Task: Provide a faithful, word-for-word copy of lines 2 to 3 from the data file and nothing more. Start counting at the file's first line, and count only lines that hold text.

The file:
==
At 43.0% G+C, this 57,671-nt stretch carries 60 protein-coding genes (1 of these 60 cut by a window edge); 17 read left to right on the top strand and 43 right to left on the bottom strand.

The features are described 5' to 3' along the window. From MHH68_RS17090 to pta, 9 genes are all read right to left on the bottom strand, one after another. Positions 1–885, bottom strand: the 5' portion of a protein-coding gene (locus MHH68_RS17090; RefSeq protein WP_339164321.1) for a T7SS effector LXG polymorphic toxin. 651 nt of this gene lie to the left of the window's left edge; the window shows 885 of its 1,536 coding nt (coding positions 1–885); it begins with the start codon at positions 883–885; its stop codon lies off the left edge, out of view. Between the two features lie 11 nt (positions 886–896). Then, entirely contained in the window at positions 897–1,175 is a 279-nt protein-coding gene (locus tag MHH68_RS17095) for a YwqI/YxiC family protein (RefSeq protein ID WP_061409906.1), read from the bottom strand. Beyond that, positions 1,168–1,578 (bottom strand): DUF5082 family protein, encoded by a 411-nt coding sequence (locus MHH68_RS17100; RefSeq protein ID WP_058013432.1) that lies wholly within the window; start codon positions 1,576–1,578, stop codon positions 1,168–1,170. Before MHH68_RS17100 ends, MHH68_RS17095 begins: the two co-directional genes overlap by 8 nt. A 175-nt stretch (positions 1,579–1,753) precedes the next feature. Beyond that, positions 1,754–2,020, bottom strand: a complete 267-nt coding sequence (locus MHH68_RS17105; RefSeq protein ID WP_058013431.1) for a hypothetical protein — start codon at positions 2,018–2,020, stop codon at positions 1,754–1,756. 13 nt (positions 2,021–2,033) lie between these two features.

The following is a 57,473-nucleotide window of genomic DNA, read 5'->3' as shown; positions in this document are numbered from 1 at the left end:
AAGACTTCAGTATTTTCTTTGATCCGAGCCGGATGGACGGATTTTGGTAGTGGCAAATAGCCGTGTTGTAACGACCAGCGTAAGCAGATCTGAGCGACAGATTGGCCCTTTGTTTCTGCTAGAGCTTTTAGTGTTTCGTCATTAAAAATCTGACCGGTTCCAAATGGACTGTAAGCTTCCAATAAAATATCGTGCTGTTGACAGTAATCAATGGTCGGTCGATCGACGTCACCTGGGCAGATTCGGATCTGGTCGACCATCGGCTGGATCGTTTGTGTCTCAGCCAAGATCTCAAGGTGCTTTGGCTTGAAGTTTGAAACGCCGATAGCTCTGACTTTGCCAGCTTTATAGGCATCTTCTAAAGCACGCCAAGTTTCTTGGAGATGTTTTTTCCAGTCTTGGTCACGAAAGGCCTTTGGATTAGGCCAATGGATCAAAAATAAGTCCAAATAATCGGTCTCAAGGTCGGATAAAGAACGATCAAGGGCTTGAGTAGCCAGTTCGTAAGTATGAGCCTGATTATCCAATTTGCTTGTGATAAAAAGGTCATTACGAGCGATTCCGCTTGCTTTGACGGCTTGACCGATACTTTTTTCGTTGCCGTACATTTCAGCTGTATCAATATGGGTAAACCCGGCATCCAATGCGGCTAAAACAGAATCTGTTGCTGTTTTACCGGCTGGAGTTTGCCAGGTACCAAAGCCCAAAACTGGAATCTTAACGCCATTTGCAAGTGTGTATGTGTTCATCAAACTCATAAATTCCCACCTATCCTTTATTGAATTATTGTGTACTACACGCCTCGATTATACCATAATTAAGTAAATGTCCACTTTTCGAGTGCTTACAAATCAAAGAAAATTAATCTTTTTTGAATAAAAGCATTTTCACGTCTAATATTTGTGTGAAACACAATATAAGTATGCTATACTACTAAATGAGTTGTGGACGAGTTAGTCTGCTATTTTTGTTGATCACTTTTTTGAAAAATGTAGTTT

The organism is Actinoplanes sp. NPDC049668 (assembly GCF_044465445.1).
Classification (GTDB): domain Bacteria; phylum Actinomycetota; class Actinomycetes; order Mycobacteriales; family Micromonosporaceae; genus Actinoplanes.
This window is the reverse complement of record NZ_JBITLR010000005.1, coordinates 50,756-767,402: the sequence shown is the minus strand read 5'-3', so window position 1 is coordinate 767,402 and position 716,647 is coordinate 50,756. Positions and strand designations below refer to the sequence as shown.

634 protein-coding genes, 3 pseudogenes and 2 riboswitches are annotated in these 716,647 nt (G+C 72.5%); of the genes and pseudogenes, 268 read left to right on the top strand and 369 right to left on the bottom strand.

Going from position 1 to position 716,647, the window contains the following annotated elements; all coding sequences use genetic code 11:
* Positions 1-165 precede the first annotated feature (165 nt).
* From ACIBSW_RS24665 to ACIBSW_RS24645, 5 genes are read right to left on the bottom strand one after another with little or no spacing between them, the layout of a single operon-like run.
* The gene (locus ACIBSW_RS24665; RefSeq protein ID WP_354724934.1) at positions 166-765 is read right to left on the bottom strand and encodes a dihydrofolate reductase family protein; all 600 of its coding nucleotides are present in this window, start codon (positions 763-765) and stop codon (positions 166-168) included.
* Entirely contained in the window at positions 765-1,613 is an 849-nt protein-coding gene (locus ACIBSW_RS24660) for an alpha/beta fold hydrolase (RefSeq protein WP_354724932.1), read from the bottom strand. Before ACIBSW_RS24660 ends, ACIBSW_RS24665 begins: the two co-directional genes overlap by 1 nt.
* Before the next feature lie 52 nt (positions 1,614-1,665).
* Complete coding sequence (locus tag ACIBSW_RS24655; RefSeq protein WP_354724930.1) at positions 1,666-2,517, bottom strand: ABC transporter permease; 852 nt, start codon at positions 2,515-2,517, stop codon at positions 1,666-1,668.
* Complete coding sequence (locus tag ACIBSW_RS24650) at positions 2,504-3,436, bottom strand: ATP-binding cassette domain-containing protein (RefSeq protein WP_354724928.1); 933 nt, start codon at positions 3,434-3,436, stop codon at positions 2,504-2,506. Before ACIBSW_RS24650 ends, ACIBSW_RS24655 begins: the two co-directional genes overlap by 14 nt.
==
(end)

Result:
The features are described 5' to 3' along the window. From MHH68_RS17090 to pta, 9 genes are all read right to left on the bottom strand, one after another. Positions 1–885, bottom strand: the 5' portion of a protein-coding gene (locus MHH68_RS17090; RefSeq protein WP_339164321.1) for a T7SS effector LXG polymorphic toxin. 651 nt of this gene lie to the left of the window's left edge; the window shows 885 of its 1,536 coding nt (coding positions 1–885); it begins with the start codon at positions 883–885; its stop codon lies off the left edge, out of view. Between the two features lie 11 nt (positions 886–896). Then, entirely contained in the window at positions 897–1,175 is a 279-nt protein-coding gene (locus tag MHH68_RS17095) for a YwqI/YxiC family protein (RefSeq protein ID WP_061409906.1), read from the bottom strand. Beyond that, positions 1,168–1,578 (bottom strand): DUF5082 family protein, encoded by a 411-nt coding sequence (locus MHH68_RS17100; RefSeq protein ID WP_058013432.1) that lies wholly within the window; start codon positions 1,576–1,578, stop codon positions 1,168–1,170. Before MHH68_RS17100 ends, MHH68_RS17095 begins: the two co-directional genes overlap by 8 nt. A 175-nt stretch (positions 1,579–1,753) precedes the next feature. Beyond that, positions 1,754–2,020, bottom strand: a complete 267-nt coding sequence (locus MHH68_RS17105; RefSeq protein ID WP_058013431.1) for a hypothetical protein — start codon at positions 2,018–2,020, stop codon at positions 1,754–1,756. 13 nt (positions 2,021–2,033) lie between these two features.

The following is a 57,473-nucleotide window of genomic DNA, read 5'->3' as shown; positions in this document are numbered from 1 at the left end: